Darwin Year is not the year of atheism

As you might have already known, the year 2009 is also the "Darwin Year." It is the bicentennial of the birthday of the great British naturalist, and sesquicentennial of publication of his famous book "The Origin of Species." Hence we hear a lot these days about evolution, its history and, most important of all, its meaning.

That meaning is what makes the theory of evolution interesting to most of us. Unlike other theories of science, such as the one on plate tectonics, Darwin’s idea deals with essential questions such as where we humans came from. That’s why various ideologies, ranging from Marxism to racism, have tried to make use of Darwin’s theory in order to vindicate their philosophical claims. But none of these philosophical claims have been as ambitious and persistent as the one advanced by the atheists. They claim to know that there is no God, and that Darwin’s theory makes that presupposition highly credible.

The fitness of environment

In other words, atheists -- at least the most evangelical of them, such as Richard Dawkins -- interpret Darwinian evolution in an atheistic framework. This often leads religious believers to take a defensive, or sometime offensive, stance against evolution. Atheists respond by referring to the classic science-versus-blind-faith clichŽ. And the vicious cycle goes on.

Yet it is possible to get out of that cycle. For that Darwinism does not vindicate atheism. What it refutes is not theism (faith in God), but only a literalist interpretation of Scriptures.

Let me explain. From the atheist’s perspective, what Darwinism does is to explain life on Earth as the products of two basic dynamics: natural laws and random happenings. (French atheist Jasques Monod had called them "chance and necessity.") Once they explain the emergence and variety of life by these two factors, they believe, they will take God out of the picture.

But let’s wait a minute, and take a closer look at natural laws. These are the constant rules that govern the physical universe: Water freezes and boils at certain temperatures, certain chemicals react with each other, and apples fall down from trees. We all know that. But there are two good questions that we should ask: Why these laws exist in the first place? And, moreover, what would happen if they were different?

The first question led philosophers throughout history to infer a "Law Giver." That is, of course, a speculation. That’s why the second question might make more sense, because it can help us understand whether there was a purpose behind these laws, or they just popped up out of nothing, accidentally, giving us an accidental universe.

The first modern scientist to address this question, as far as I know, was Lawrence Joseph Henderson, whose 1913 book, "The Fitness of the Environment," examined "the biological significance of the properties of matter." Looking at the amazingly "well-fit" properties of water, and other elements of the environment, he concluded that they were surprisingly "bio-centric." In other words, if evolution were a four-billion-year-long show, its stage was perfectly prepared.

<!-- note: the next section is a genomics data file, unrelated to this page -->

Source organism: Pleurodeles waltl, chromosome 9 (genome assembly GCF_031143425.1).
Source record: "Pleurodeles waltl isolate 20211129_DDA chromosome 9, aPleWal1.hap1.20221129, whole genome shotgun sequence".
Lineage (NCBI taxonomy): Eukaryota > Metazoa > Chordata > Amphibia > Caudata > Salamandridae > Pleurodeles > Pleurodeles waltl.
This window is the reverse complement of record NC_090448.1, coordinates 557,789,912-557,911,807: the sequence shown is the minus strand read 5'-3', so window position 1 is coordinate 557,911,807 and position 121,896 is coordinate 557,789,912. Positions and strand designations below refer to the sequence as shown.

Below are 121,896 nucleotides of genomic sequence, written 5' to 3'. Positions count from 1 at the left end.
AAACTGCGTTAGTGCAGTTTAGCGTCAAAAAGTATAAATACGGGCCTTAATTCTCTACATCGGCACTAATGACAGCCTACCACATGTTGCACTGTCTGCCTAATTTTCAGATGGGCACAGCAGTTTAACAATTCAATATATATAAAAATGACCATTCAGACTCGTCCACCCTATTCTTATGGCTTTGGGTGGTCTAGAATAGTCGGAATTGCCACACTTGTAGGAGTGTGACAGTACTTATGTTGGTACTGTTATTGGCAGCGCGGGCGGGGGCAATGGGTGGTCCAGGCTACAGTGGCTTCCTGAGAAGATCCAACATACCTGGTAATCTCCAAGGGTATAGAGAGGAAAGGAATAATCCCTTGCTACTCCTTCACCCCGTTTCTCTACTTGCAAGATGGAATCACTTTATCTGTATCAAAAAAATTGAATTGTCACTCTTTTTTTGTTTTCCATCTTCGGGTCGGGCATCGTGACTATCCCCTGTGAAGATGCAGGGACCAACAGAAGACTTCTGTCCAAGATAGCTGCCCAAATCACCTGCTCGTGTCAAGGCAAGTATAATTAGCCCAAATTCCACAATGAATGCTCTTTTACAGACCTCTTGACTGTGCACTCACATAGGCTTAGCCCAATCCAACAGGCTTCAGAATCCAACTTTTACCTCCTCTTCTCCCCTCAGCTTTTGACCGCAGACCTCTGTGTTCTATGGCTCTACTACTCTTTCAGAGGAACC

The idea took a new dimension when astrophysicist Brandon Carter proposed the idea of "Anthropic Principle," in 1973, at a symposium honoring Copernicus's 500th birthday. Copernicus had shown that we humans were not at the center of the universe, but Carter’s findings were suggesting that we are actually at the center of its purpose. Because all the constants of the physical laws of the universe were "just right" in order to allow the emergence of life. If the nuclear forces were just a little different, for example, there would not even be atoms in the universe, let alone planets, trees and people. Same "fine-tuning" was found in gravity, magnetism and chemical laws, too.

As the evidence for the Anthropic Principle piled, many physicist started to the doubt and even reject the materialist conception of cosmology. "It seems as though somebody has fine-tuned nature’s numbers to make the universe," said Paul Davis, a British astrophysicist. "The impression of design is overwhelming."

Now, in such a "designed" universe, biological evolution does not imply anything other than the unfolding of a cosmic plan for the making of life and its amazing diversity. Philosophically it doesn’t really matter much whether a specific group of reptiles evolved into birds, or some hominids slowly turned into Homo sapiens. What matters is whether there was a purpose behind all this. And the "new physics," to use Davies’ term, strongly suggests that there is indeed such a purpose.

Therefore, unless your idea of "creation" is an extremely literalist one which makes you expect a divine hand coming down from the sky to instantly form a new species, you should be fine with such a predestined evolution as a believer.

That’s why the Darwin Year is not the year of atheism. Atheists might like to think so, but theirs is wishful thinking, not a realist one.
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